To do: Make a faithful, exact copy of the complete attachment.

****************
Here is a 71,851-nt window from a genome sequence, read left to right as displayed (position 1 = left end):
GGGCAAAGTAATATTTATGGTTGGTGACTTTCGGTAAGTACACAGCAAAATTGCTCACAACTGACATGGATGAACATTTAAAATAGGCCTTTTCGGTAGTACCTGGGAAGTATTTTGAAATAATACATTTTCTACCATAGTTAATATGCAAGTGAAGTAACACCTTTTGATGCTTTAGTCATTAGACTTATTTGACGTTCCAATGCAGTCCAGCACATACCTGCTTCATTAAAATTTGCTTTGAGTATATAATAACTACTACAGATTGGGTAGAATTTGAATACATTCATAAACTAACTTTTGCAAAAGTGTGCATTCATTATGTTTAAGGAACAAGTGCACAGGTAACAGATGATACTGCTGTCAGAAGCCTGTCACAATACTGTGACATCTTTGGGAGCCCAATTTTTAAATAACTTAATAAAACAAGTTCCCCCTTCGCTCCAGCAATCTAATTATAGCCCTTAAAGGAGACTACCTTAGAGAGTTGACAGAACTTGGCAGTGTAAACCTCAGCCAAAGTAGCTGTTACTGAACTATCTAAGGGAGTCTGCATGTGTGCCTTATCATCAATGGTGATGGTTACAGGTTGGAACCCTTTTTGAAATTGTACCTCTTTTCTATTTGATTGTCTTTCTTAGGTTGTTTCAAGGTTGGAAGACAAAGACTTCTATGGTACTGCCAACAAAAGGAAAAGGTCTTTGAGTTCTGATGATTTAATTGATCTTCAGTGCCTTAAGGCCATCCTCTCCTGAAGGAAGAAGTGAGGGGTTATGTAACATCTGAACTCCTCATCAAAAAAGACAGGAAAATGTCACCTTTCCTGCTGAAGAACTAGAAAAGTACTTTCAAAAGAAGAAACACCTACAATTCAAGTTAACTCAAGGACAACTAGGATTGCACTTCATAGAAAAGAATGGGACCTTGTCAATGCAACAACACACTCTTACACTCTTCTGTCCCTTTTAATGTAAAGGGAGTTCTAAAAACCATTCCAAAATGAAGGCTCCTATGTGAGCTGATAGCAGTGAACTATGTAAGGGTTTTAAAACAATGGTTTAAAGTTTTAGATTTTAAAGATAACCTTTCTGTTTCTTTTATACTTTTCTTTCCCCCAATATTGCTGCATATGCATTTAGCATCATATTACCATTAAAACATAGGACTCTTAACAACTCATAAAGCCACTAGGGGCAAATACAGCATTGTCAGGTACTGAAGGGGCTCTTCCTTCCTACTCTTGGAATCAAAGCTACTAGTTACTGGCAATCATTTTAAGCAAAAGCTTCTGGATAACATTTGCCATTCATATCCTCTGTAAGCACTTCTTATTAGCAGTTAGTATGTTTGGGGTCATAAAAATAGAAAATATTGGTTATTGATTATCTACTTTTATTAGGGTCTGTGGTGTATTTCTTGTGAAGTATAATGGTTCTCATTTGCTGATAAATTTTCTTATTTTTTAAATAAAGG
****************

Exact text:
Here is a 71,851-nt window from a genome sequence, read left to right as displayed (position 1 = left end):
GGGCAAAGTAATATTTATGGTTGGTGACTTTCGGTAAGTACACAGCAAAATTGCTCACAACTGACATGGATGAACATTTAAAATAGGCCTTTTCGGTAGTACCTGGGAAGTATTTTGAAATAATACATTTTCTACCATAGTTAATATGCAAGTGAAGTAACACCTTTTGATGCTTTAGTCATTAGACTTATTTGACGTTCCAATGCAGTCCAGCACATACCTGCTTCATTAAAATTTGCTTTGAGTATATAATAACTACTACAGATTGGGTAGAATTTGAATACATTCATAAACTAACTTTTGCAAAAGTGTGCATTCATTATGTTTAAGGAACAAGTGCACAGGTAACAGATGATACTGCTGTCAGAAGCCTGTCACAATACTGTGACATCTTTGGGAGCCCAATTTTTAAATAACTTAATAAAACAAGTTCCCCCTTCGCTCCAGCAATCTAATTATAGCCCTTAAAGGAGACTACCTTAGAGAGTTGACAGAACTTGGCAGTGTAAACCTCAGCCAAAGTAGCTGTTACTGAACTATCTAAGGGAGTCTGCATGTGTGCCTTATCATCAATGGTGATGGTTACAGGTTGGAACCCTTTTTGAAATTGTACCTCTTTTCTATTTGATTGTCTTTCTTAGGTTGTTTCAAGGTTGGAAGACAAAGACTTCTATGGTACTGCCAACAAAAGGAAAAGGTCTTTGAGTTCTGATGATTTAATTGATCTTCAGTGCCTTAAGGCCATCCTCTCCTGAAGGAAGAAGTGAGGGGTTATGTAACATCTGAACTCCTCATCAAAAAAGACAGGAAAATGTCACCTTTCCTGCTGAAGAACTAGAAAAGTACTTTCAAAAGAAGAAACACCTACAATTCAAGTTAACTCAAGGACAACTAGGATTGCACTTCATAGAAAAGAATGGGACCTTGTCAATGCAACAACACACTCTTACACTCTTCTGTCCCTTTTAATGTAAAGGGAGTTCTAAAAACCATTCCAAAATGAAGGCTCCTATGTGAGCTGATAGCAGTGAACTATGTAAGGGTTTTAAAACAATGGTTTAAAGTTTTAGATTTTAAAGATAACCTTTCTGTTTCTTTTATACTTTTCTTTCCCCCAATATTGCTGCATATGCATTTAGCATCATATTACCATTAAAACATAGGACTCTTAACAACTCATAAAGCCACTAGGGGCAAATACAGCATTGTCAGGTACTGAAGGGGCTCTTCCTTCCTACTCTTGGAATCAAAGCTACTAGTTACTGGCAATCATTTTAAGCAAAAGCTTCTGGATAACATTTGCCATTCATATCCTCTGTAAGCACTTCTTATTAGCAGTTAGTATGTTTGGGGTCATAAAAATAGAAAATATTGGTTATTGATTATCTACTTTTATTAGGGTCTGTGGTGTATTTCTTGTGAAGTATAATGGTTCTCATTTGCTGATAAATTTTCTTATTTTTTAAATAAAGG